Hyouka – BeldenOtaku’s Photobucket

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Accel World 21-22: Burst Linkers v. Users of Acceleration

Got quite a bit done in this two episodes. The Incarnation System gets a basic rundown, the mysterious Users are uncovered somewhat, and Noumi is slowly getting backed into a corner. With the help of Niko’s maid-servant, Blood Leopard, Silver Crow takes down another visible burst linker, Rust Jigsaw, who’s been intruding Accel World battlefields in Akihabara. Though he managed to slip away, now the whole BG is on the lookout. The whole underground group of illicit linkers is starting to seem pretty small and unorganized, just like they’re a bunch of kids who shared a few tricks for trolling proper Burst Linkers.

While Haru makes strides elsewhere, Taku works on reaching his own incarnate powers. The incarnate powers, as Yukino explains, are derived from the fears and shortcomings of the user. There are four types, and a user can only access two as they relate the user, and the mark of a true incarnate user is a glowing upon activation. But these powers aren’t meant to defeat others, they’re designed to help defeat your own self, primarily, parts of you that are inhibiting you from reaching your full potential. Yukino warns that these powers are only to be used against opponents who also use the Incarnate System. The system also seems to be a precursor to the Calamity Armor seeded inside Haru, and Blood Leopard hinted that they were already aware he had it.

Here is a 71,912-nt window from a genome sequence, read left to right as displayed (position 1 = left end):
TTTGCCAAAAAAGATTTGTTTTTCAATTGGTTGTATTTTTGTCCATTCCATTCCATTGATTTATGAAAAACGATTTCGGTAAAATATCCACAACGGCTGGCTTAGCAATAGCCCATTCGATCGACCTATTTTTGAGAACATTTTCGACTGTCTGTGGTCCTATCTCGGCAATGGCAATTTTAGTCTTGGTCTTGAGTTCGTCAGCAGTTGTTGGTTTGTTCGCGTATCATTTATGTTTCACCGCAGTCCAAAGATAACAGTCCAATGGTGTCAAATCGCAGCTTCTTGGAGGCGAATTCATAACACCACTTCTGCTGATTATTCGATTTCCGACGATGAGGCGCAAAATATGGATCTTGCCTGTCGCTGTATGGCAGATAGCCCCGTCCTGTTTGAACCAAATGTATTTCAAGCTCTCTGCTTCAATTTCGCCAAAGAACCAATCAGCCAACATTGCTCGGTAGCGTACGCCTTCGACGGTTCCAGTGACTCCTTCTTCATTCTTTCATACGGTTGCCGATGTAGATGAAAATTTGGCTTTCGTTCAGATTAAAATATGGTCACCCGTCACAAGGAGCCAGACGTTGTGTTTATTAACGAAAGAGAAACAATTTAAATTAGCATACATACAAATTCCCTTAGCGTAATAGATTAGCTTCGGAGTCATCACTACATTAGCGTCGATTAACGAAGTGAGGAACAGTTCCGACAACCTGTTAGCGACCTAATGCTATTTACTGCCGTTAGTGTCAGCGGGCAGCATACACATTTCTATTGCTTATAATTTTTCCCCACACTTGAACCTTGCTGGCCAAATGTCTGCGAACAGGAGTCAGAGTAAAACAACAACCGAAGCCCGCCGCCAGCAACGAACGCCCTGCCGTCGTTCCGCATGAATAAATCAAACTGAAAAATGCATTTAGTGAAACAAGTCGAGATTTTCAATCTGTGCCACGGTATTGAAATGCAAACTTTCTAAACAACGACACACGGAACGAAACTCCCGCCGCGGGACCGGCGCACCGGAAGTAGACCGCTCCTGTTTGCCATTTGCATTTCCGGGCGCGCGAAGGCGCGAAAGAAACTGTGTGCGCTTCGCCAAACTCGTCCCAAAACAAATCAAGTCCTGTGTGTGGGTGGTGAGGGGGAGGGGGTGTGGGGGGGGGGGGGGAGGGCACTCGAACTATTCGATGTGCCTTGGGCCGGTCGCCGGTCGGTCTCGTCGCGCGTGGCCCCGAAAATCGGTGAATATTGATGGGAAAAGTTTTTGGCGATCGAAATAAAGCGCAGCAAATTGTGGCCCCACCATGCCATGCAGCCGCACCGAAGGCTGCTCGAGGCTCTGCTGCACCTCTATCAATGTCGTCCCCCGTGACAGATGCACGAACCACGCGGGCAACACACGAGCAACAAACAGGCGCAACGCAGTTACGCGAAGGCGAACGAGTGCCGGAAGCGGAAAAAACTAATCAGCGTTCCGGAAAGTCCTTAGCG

Now to the biggest question: can anyone explain the scene with Chiyu and Haru? Was she coming onto him? Or were the subtleties just lost on me? I really don’t understand the purpose of the stripping. I’m trying to figure out if she was just trying to code something for Haru to figure out so he could get a message Noumi wasn’t letting Chiyu deliver, but I got nothing. Perhaps the simplest answer is best: Just fanservice, nothing more. Either way, now Haru knows about Noumi’s bio-chip, which he caved in on rather quickly. But I don’t see how that leaves an even playing field; worst case scenario, Haru is pinned for peeping, but Noumi is convicted of using illegal tools and most likely cheating his way into school. One of these is much more severe than the other, considering there’s no solid evidence that Haru planted the camera, but was only caught peeping by said camera. I feel like I’m over-analyzing it, so I’ll digress.

Finally, Haru is reaching a climax with his conflict with Noumi. He seems pretty confident and I’m sure he’ll have a few strategies up his sleeve, but you can’t forget that Dusk Taker will be backed up by Lime Bell (unless Chiyu has some betrayal in mind, which I hope she does). Only a few episodes left, and it’s time for all of Haru’s growth to show and for him to man up or shut up. I have hopes for the former.

Accel World – BeldenOtaku’s Photobucket